29 April, 2016

Get goingOne of the things about the Sea of Stars is that there is always yonder, another place to go, if you are willing to take the risk; many who serve as sailors aboard the starships and no small number of venturers started out as people who just needed to leave their home for whatever reason, hunger, ambition, fear, curiosity, even wanderlust.  Some people just cannot stay at home because of external or internal pushes or a mixture of the two.

While most rulers make some attempt to keep their labourers, well, labouring and not running off to seek a better life, a few actively encourage troublemakers to leave and find their fortunes far, far, away.  It is the wisest of the rulers that seek to channel such people where they can be useful and be grateful for such guidance or, at least, not harbor ill-thoughts towards their homeland.

Though such worries are generally misplaces, once someone sets out for yonder, they rarely stop, for while yonder is a destination, it is not a place.  You can never reach it, not for long, there is always more yonder to wander to.   Even some young dragons become enchanted, or obsessed, with discovering what lies over yonder and spend decades or more doing just that.  For there is always another mountain range to cross, a new town’s streets to walk down, another island to visit.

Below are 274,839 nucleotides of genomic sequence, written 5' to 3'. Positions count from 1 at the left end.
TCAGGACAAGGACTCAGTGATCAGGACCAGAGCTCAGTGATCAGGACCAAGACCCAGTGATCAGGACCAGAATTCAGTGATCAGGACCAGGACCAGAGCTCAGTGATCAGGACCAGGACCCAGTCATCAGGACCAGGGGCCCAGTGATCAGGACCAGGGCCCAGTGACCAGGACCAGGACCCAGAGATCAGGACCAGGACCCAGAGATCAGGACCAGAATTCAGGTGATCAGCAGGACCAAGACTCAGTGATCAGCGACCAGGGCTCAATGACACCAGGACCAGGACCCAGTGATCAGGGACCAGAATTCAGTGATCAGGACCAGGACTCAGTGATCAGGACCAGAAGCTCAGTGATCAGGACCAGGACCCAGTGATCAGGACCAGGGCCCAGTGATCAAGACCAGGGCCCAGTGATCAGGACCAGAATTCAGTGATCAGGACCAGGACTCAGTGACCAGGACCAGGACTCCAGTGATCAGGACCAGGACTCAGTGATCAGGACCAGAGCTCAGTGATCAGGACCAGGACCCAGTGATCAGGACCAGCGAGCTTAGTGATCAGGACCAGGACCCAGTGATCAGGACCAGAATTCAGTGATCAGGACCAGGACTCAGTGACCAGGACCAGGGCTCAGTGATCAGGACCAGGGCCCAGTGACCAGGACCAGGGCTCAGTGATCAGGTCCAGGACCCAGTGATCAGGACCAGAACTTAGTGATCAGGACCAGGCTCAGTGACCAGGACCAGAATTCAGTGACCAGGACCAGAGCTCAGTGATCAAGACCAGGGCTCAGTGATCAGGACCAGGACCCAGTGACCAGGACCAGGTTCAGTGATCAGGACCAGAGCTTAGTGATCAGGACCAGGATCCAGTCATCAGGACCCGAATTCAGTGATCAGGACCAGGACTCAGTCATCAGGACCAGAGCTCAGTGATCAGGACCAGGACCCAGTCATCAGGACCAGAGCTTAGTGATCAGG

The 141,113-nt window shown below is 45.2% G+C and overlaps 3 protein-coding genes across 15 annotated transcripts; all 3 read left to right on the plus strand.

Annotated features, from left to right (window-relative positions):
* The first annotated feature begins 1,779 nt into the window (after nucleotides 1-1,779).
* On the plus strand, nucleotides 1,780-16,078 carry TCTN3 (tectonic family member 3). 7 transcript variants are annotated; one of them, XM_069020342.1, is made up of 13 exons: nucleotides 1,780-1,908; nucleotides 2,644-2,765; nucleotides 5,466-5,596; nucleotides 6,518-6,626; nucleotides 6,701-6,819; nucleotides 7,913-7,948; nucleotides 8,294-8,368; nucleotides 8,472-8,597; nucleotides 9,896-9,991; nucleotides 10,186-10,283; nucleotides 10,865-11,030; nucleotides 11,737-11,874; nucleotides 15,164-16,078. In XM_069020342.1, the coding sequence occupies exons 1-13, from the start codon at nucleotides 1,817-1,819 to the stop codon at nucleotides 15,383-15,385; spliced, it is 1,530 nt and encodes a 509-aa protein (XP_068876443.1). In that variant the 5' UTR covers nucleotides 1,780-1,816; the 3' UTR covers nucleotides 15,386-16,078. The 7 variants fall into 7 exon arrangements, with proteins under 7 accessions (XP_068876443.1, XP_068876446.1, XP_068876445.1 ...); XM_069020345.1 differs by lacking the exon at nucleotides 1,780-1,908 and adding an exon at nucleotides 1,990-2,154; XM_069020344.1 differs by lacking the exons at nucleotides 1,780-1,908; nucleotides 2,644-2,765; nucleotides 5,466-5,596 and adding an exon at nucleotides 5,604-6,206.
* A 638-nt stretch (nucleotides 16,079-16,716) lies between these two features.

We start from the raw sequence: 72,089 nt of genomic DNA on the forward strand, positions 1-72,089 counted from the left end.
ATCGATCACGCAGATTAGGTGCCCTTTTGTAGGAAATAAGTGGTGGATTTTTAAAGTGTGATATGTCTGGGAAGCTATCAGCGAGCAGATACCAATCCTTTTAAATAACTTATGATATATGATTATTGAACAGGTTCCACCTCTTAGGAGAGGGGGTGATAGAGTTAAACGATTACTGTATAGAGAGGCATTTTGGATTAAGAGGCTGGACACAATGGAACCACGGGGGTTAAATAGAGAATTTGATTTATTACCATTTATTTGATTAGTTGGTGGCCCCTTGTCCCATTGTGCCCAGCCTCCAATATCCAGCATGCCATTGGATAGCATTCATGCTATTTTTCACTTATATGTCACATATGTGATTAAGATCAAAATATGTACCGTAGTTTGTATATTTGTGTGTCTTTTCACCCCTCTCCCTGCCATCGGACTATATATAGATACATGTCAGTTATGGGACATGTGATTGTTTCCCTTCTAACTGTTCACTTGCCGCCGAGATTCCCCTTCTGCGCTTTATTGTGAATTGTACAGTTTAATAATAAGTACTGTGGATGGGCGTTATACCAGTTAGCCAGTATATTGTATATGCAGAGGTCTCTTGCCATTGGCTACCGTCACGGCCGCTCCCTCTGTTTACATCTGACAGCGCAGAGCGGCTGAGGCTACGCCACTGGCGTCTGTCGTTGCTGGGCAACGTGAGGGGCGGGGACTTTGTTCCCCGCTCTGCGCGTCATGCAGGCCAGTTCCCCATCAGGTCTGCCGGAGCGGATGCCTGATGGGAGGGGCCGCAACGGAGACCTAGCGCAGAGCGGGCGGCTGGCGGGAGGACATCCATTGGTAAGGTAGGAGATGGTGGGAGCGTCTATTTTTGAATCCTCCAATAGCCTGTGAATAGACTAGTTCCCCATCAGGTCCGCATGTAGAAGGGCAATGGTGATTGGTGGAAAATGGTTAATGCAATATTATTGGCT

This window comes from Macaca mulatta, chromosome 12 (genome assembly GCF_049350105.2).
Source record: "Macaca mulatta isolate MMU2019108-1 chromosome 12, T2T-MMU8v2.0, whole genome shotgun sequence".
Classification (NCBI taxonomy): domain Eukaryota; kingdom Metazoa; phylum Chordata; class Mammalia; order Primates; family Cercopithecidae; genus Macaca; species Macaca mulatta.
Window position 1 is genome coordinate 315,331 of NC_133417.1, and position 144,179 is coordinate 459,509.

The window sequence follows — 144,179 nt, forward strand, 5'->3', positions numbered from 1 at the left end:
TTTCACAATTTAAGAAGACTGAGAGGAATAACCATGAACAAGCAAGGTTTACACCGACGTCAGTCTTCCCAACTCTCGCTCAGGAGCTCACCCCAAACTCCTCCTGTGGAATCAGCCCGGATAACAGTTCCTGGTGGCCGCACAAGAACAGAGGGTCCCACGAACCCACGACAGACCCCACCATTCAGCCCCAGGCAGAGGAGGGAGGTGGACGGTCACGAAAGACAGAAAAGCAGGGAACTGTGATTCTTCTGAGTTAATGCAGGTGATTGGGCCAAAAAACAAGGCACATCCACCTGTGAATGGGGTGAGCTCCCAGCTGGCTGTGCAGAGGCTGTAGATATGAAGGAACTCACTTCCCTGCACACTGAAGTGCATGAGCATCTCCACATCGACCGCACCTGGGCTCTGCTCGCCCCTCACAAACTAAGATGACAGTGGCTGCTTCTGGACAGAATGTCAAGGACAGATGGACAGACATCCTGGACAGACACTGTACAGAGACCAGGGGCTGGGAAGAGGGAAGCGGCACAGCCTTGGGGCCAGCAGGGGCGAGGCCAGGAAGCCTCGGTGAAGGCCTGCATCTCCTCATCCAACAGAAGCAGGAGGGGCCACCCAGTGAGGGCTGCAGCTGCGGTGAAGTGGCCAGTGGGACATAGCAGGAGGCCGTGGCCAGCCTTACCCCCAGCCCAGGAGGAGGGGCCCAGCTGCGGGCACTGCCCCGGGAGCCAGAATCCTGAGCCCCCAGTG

After all, there are no lack of new places to see, people to meet and wonder to experience across the Sea of Stars.

Notes: Yonder has become an underused word, let us change that.

Photo by Virtual_Raider and used under the Creative Commons Attribution 2.0 Generic license.

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Xenophilia and Xenophoby (A to Z Challenge, X)

28 April, 2016

The Sea of Stars is rife with odd and bizarre things, from dog folk to fish trees, cows that can read and eternal snow falls, and other ever stranger things.  Much like the way that people think of venturers, it depends on a group’s recent experience with strange things on how welcoming or hostile they may be towards the next unusual thing that comes visiting.